Houston — The deep freeze that enveloped the US Gulf Coast took 75% of the 40 million mt/year of US ethylene capacity offline, and 100% of such capacity in Texas, Westlake Chemical CEO Albert Chao said Feb. 23.
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He said during the company's Q4 2020 earnings call that the risk of restarting "may impact availability and prices of ethylene, which will impact prices of polyethylene as well. We don't know yet to what extent the ethylene shutdown will impact prices of polyethylene going forward."
That stark fallout from sustained sub-freezing temperatures that hit the petrochemical-heavy region remained in place Feb. 23 as companies worked to inspect shut plants for any damage as part of the restart process.
CFO Steve Bender said the extreme winter weather, which affected some Louisiana operations as well though not as heavily, "caused widespread power outages and disrupted feedstocks, raw materials and utilities to many plants in our industry, including some of our plants. As a consequence, several of our facilities experienced disruption to their operations."
He said Westlake, which operates plants in Louisiana, was still assessing impact and expects losses in margins, sales and repairs to reach $120 million.
Westlake did not have to shut down most of its Louisiana operations, but the company did shut down its Calvert City, Kentucky, complex, which includes a 331,763 mt/year cracker and downstream units in the production chain for construction staple polyvinyl chloride. The company's joint-venture 1 million mt/year cracker operated by Lotte Chemical in Lake Charles, Louisiana, also was among crackers shut because of the freeze, and remained shut on Feb. 23.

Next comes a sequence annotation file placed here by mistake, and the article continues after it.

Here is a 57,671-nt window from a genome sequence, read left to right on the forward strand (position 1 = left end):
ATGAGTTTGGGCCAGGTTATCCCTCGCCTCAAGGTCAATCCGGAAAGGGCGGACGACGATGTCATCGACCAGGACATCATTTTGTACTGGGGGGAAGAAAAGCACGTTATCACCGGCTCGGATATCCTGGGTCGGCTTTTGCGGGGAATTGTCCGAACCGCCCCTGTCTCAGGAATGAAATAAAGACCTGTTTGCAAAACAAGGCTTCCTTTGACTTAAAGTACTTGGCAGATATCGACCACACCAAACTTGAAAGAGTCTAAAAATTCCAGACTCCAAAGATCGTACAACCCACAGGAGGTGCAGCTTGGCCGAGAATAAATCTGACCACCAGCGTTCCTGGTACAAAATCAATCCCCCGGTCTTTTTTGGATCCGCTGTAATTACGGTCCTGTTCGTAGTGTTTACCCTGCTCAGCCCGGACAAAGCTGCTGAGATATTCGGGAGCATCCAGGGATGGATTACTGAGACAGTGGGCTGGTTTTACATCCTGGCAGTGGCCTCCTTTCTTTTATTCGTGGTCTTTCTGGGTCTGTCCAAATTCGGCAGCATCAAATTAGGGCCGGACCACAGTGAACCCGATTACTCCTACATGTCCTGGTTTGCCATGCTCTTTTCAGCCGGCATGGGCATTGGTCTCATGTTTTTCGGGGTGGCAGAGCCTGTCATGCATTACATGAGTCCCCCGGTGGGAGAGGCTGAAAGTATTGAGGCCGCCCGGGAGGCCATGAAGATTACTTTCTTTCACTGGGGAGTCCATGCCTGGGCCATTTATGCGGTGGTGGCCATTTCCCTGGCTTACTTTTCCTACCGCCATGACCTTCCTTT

Sub-freezing temperatures hit the region Feb. 14, and remained below freezing through at least Feb. 17.
Texas faced widespread power outages as well, with 40 MW of the state's generation offline at its height. Those outages affected industrial plants, including water plants, leaving widespread swaths without running water for days, and boil water notices when water began flowing again.
US Gulf Coast temperatures returned to normal by Feb. 19.
Westlake reported Q4 2020 net income of $113 million, up 57% from $72 million in the year-ago period. For the year, Westlake reported net income of $330 million, down 21.6% from $421 million in 2019.
The uptick in quarterly results stemmed from higher prices for polyethylene and PVC amid tight supply and strong demand for both, Chao said.
He noted that the coronavirus pandemic's early months hurt 2Q results, particularly for PVC, as widespread shutdowns stymied construction activity. However, demand began to rebound in May for PVC, PE and Westlake's building products business.
"With a strong rebound in demand, we're able to capitalize on the increasing price environment that drove improving product margins," he said.
Bender noted results were offset by lower sales volumes in the aftermath of Hurricanes Laura and Delta in August and October, which forced a weeks-long shutdown of the company's Lake Charles site and lengthy force majeures on PE and PVC. Weak caustic soda prices also dragged on results, he said.
However, continued strength in US housing starts through Q4 on top of strong global PVC demand boosted margins, Bender said.
The freeze forced about 57% of 8.26 million mt/year of US PVC capacity offline, including Westlake's 680,388 mt/year PVC unit in Kentucky, according to S&P Global Platts data.
Export and domestic PVC prices reached all-time highs in late 2020 on tight supply and strong demand. Export PVC was last assessed Feb. 17 at $1,400/mt FAS Houston, down from an all-time high of $1,450/mt FAS in January, but was expected to rise again. Shintech and OxyChem, the chemical division of Occidental Petroleum, each had turnarounds slated for March at their respective 1.45 million mt/year Freeport, Texas, and 1 million mt/year Pasadena, Texas, PVC operations.
Both had been stockpiling PVC to fulfill contracts during that work, and freeze-related shutdowns interrupted those efforts, market sources said.
Domestic PVC prices also were at an all-time high of 71-73 cents/lb. Market sources expected a 3 cents/lb price increase announced by all four producers for February to be accepted, and Westlake and Oxy on Feb. 22 each announced an additional 7 cents/lb price increases for March, according to customer letters seen by S&P Global Platts.